And most problematic of all — at least for this reader — was the repetitive use of nursery rhymes throughout the book. It begins with the first paragraphs of the story, and continues on through the entire book. And there is never an explanation why.

The book was a reasonably good look at a 50s woman taking charge of her own life. Not a stupendous book, but one that kept my interest.

Here is a link to the book.

Thursday Thoughts

They Eyes Have It
I am fully recovered from my cataract surgery; in fact, I suspect I was fully recovered some 24 hours after the doc put down the laser (or whatever he used to make me see clearly again). Now it’s Bill’s turn. Tomorrow he goes under the proverbial knife. And just as I was, he is nervous about it all, despite the fact that I keep telling him it’s a piece of cake. I get it. The thing is, no matter how many people tell you it’s not unpleasant. THEY’RE MESSING AROUND WITH YOUR EYES. And, of course, they make you sign that form that says if you go blind, don’t blame us. He’ll be fine, but remember him in your thoughts today and tomorrow.

Tabling It
I have been toying with the idea of getting a new kitchen table. We have had our current table for something like 300 years. It worked swell for all that time. It’s big, people. Very big. And it can fold out to be even bigger. It has fit our entire family on several occasions. Perhaps not comfortably, but it fit some 11 or 12 folks that get along really well. But we almost never have that many people for dinner any more. Ninety-eight percent of the time, it’s Bill and me, looking like Queen Elizabeth and Prince Phillip, so far away we can barely hear each other. Perhaps we just need hearing aids. Nevertheless, last weekend we went out and looked at tables. In my perfect world, we would have a smaller table that extended out to what our existing table does normally. Easier said than done. For one thing, almost all of the tables are high, requiring special high chairs. Not good for two reasons: 1) We are senior citizens and can’t boost ourselves up as easily as youngins’; and 2) If we need to pull in more chairs, well, we can’t. After about two hours of looking, we both got weary. So we are still sitting at the same table.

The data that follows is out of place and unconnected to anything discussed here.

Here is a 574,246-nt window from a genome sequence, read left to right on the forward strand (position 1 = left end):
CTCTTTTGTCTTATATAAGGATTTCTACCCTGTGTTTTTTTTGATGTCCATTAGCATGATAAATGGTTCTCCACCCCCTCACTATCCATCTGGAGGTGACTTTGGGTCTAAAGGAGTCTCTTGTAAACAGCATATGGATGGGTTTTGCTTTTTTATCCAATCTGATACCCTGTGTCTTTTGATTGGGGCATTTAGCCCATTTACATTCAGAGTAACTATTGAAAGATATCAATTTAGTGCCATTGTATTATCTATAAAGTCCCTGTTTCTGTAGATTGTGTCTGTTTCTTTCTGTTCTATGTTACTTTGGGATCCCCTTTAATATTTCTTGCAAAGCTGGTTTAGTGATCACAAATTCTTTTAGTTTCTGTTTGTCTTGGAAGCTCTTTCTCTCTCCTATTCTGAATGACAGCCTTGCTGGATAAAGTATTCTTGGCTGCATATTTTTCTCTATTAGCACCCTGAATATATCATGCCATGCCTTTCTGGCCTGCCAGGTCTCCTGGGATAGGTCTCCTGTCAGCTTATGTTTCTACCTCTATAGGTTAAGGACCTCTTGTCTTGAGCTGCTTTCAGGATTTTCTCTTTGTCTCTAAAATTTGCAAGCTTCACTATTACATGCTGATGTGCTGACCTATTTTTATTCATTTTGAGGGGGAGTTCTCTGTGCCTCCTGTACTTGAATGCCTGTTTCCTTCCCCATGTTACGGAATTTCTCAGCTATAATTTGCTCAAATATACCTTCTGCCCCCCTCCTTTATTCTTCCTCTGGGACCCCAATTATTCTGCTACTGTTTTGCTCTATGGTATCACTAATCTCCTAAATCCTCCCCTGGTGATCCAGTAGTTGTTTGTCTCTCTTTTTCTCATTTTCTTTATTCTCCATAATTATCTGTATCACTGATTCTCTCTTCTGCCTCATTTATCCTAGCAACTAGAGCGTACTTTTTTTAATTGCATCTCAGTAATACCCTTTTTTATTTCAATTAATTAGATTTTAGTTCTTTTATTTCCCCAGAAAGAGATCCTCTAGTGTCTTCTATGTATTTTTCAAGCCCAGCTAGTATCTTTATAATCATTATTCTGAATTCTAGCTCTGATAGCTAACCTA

Royal Battles
And speaking of the Queen and her prince, as I was awaiting a cashier at the grocery store today, I glanced up at a National Enquirer. According to the magazine, the queen has HAD IT with her prince, and the marriage is in trouble. I’m thinking not so, as she is 94 years old, and he is her senior at 99. I’m thinking he’s not doing a lot cheating any more. In fact, I’m guessing he only gets out of bed to be propped up and wave at the crowds when necessary. But you can always trust the National Enquirer.

More Puzzles
I finished a puzzle yesterday that featured the Denver Broncos. It was lots of fun, and gave me a bit of a battle. (More battle, unfortunately, than the Broncos are giving their opponents.) I texted the Biggest Broncos Fan Court and told him he is welcome to borrow the puzzle and work it with his kids. His reply? No thanks. Puzzles and our house don’t go well together. I believe that to be true, as Cole made a honest attempt to send my recent puzzle flying during his last visit.